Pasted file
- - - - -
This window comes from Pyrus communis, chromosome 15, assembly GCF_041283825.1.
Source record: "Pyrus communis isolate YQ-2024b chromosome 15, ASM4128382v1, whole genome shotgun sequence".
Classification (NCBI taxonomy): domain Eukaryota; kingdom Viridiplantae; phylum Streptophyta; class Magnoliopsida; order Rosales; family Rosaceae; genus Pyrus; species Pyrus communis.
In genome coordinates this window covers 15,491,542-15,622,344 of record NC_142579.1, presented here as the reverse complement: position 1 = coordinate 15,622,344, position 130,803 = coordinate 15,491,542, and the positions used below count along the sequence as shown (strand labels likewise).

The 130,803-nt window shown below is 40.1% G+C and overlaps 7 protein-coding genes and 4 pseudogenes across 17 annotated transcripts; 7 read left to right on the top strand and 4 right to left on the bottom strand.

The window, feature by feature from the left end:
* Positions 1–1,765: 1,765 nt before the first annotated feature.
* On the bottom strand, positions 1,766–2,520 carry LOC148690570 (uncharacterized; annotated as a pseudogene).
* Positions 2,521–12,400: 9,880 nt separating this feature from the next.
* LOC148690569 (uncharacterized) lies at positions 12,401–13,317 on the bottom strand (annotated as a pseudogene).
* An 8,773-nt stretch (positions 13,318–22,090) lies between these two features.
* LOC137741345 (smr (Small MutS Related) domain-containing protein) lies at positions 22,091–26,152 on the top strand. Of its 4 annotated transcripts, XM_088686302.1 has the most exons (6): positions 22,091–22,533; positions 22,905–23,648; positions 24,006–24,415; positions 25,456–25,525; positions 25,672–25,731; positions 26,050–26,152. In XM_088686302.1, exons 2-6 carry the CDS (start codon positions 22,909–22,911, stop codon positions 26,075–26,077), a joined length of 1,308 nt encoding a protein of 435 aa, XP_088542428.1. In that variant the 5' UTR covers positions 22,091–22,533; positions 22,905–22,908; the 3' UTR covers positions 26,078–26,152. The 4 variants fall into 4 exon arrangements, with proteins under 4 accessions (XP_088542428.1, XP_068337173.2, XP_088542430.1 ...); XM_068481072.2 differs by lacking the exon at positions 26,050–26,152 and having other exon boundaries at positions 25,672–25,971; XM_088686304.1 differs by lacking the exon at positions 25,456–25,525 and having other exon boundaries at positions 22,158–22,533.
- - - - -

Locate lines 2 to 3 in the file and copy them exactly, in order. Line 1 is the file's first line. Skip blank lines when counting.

Source record: "Pyrus communis isolate YQ-2024b chromosome 15, ASM4128382v1, whole genome shotgun sequence".
Classification (NCBI taxonomy): domain Eukaryota; kingdom Viridiplantae; phylum Streptophyta; class Magnoliopsida; order Rosales; family Rosaceae; genus Pyrus; species Pyrus communis.